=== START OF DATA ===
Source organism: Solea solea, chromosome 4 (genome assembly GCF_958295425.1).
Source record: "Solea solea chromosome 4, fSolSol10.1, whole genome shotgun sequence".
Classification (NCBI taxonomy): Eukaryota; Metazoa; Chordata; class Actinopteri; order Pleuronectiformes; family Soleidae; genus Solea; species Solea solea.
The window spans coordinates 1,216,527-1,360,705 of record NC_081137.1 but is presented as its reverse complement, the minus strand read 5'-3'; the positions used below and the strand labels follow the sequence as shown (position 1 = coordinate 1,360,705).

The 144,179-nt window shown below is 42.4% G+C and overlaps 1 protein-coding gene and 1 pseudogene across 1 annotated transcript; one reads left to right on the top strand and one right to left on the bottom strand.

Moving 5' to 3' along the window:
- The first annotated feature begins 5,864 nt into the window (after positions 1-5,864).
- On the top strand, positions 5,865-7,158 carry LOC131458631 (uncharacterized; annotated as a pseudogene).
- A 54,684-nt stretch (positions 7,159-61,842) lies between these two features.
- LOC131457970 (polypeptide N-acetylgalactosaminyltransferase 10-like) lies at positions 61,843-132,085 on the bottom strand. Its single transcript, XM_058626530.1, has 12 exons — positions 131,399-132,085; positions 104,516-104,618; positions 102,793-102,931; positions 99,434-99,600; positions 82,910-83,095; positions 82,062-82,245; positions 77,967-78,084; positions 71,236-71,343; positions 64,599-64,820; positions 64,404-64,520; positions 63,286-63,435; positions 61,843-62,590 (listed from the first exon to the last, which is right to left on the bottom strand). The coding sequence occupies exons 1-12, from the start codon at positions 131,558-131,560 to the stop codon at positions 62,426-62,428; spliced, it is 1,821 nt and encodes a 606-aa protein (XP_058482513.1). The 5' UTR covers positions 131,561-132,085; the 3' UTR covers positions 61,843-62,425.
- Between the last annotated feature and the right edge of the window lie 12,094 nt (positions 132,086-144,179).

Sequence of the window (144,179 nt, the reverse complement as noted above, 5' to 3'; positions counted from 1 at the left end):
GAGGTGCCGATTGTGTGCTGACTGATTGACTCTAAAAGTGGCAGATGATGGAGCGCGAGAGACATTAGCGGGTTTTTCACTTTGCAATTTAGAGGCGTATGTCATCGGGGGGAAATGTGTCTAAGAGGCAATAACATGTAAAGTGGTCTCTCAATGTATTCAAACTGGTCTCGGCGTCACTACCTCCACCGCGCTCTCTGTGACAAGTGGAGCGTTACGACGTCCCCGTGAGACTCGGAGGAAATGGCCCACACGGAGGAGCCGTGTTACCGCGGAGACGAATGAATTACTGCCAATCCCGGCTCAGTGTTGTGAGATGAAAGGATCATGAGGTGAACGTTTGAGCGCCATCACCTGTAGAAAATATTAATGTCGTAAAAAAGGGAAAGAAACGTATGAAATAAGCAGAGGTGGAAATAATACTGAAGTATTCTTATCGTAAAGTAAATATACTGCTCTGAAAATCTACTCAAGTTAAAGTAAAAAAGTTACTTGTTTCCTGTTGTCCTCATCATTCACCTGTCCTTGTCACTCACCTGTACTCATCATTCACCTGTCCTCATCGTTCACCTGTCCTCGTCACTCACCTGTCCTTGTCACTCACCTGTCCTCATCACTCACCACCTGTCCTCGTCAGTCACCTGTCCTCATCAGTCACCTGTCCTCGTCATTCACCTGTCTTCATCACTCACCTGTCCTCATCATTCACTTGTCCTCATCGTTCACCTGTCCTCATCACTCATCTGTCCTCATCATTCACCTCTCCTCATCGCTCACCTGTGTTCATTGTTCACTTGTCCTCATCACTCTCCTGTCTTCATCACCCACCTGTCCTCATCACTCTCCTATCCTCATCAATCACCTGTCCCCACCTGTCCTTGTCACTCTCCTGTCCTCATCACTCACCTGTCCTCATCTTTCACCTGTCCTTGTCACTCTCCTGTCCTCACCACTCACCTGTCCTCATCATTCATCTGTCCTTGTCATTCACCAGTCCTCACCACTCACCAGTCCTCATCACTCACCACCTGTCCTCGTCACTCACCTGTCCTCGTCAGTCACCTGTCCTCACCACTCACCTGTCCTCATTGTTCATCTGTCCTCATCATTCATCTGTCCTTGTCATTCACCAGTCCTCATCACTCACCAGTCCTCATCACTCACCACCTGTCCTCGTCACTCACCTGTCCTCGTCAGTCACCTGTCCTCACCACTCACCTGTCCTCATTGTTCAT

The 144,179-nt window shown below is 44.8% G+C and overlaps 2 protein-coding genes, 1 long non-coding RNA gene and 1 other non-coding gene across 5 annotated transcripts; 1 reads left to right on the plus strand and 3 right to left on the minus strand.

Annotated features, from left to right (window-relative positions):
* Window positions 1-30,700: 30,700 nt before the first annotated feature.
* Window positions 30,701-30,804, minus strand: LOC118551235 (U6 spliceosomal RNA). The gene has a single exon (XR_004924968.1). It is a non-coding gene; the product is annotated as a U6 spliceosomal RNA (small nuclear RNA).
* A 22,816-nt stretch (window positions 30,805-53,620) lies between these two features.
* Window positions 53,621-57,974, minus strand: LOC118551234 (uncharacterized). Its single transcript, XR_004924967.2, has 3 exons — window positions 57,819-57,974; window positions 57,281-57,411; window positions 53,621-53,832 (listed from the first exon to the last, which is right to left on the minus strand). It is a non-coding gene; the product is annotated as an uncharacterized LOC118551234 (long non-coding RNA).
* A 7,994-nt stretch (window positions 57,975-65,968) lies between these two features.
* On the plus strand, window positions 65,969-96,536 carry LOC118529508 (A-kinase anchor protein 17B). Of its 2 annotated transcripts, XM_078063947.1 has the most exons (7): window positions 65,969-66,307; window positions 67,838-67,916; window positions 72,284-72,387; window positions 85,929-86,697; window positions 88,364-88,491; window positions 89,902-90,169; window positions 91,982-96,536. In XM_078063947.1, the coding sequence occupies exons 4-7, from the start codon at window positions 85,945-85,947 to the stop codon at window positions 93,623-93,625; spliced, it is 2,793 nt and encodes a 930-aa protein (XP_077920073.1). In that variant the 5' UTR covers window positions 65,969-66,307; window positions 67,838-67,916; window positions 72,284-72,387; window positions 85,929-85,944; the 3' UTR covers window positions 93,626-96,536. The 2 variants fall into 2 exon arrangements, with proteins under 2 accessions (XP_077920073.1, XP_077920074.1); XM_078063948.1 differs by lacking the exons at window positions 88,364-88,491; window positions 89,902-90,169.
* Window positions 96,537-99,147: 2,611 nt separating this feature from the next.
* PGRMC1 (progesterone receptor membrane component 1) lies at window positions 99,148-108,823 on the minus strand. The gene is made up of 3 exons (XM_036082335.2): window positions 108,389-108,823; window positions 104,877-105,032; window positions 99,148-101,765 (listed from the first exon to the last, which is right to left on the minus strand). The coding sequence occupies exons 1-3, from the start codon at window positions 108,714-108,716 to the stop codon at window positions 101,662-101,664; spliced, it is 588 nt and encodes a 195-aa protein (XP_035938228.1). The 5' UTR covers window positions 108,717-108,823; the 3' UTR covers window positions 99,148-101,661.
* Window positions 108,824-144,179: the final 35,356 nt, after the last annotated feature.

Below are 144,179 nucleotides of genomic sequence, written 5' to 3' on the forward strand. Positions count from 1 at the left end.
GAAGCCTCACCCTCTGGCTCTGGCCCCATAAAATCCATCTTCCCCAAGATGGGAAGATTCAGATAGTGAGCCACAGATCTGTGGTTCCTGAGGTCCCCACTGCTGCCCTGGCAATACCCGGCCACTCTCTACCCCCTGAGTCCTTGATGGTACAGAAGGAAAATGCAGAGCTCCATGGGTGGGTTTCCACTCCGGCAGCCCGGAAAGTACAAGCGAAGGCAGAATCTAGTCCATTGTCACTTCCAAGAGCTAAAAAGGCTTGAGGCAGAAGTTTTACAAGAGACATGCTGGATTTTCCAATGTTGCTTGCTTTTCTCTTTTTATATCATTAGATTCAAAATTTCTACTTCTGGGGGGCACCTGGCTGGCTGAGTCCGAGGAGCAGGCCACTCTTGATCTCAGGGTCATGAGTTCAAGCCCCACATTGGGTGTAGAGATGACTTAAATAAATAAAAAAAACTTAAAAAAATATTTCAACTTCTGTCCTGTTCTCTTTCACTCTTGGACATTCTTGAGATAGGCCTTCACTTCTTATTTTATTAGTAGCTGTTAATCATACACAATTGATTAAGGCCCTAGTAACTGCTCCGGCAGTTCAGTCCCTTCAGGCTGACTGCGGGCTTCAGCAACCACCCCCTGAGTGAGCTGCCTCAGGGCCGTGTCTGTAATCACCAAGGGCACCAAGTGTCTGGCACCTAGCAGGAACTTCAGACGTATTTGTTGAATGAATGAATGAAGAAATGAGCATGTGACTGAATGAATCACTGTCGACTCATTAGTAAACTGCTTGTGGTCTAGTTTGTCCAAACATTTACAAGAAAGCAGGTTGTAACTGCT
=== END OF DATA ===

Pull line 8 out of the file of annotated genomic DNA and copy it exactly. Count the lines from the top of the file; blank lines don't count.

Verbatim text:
- On the top strand, positions 5,865-7,158 carry LOC131458631 (uncharacterized; annotated as a pseudogene).